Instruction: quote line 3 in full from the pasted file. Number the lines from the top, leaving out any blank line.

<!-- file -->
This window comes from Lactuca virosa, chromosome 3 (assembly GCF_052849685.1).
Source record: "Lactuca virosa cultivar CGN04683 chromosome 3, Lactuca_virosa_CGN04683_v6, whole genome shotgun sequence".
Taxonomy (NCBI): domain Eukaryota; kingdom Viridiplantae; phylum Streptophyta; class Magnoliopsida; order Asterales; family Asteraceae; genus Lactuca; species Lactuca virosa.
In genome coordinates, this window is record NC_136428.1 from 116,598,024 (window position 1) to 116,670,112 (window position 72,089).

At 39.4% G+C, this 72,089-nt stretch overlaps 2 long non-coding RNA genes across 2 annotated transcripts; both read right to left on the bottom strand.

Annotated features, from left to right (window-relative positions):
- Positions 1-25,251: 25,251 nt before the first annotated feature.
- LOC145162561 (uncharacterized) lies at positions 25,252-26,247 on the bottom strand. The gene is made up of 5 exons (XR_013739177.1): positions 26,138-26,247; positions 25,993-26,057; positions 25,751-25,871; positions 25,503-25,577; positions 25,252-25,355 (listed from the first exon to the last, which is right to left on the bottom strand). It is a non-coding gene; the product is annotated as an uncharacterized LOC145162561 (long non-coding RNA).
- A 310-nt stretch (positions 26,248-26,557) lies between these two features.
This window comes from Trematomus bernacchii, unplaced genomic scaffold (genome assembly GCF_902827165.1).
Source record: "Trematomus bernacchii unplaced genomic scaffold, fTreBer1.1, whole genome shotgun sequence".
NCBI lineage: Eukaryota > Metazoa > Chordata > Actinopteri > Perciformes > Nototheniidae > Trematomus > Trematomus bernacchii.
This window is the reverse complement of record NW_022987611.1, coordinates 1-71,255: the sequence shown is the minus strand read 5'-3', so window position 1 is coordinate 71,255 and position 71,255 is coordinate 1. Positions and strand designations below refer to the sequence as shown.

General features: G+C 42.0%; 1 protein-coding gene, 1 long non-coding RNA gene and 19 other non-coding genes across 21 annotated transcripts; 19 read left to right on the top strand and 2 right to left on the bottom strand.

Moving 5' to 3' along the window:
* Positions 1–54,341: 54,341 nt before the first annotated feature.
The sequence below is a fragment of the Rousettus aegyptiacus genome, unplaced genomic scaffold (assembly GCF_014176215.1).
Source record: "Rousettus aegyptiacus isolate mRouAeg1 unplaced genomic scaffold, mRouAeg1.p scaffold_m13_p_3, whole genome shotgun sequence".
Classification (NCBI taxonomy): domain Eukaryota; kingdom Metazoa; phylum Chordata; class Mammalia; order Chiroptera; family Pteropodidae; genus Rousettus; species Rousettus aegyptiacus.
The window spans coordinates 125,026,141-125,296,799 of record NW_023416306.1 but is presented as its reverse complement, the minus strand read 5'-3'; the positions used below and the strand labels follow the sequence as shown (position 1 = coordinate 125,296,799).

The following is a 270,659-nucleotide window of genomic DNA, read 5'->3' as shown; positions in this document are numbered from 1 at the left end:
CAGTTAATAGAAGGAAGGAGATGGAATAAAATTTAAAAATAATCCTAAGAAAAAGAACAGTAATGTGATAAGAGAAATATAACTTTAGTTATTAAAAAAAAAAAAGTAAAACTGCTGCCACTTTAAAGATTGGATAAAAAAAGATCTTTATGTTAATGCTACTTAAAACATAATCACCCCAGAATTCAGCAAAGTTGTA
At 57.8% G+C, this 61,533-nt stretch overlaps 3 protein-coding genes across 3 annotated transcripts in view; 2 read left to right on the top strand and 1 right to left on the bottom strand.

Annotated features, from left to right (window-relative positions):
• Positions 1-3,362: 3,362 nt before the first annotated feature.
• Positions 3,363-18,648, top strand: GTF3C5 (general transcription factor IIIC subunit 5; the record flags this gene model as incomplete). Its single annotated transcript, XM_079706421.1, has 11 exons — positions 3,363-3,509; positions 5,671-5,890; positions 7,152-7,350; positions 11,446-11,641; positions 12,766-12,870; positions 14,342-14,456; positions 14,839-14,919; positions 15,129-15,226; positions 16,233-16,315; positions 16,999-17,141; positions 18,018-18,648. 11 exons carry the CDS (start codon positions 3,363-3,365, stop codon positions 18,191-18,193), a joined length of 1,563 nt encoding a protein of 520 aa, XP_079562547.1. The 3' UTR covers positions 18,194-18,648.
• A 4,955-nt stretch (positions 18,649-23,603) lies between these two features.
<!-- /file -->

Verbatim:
Taxonomy (NCBI): domain Eukaryota; kingdom Viridiplantae; phylum Streptophyta; class Magnoliopsida; order Asterales; family Asteraceae; genus Lactuca; species Lactuca virosa.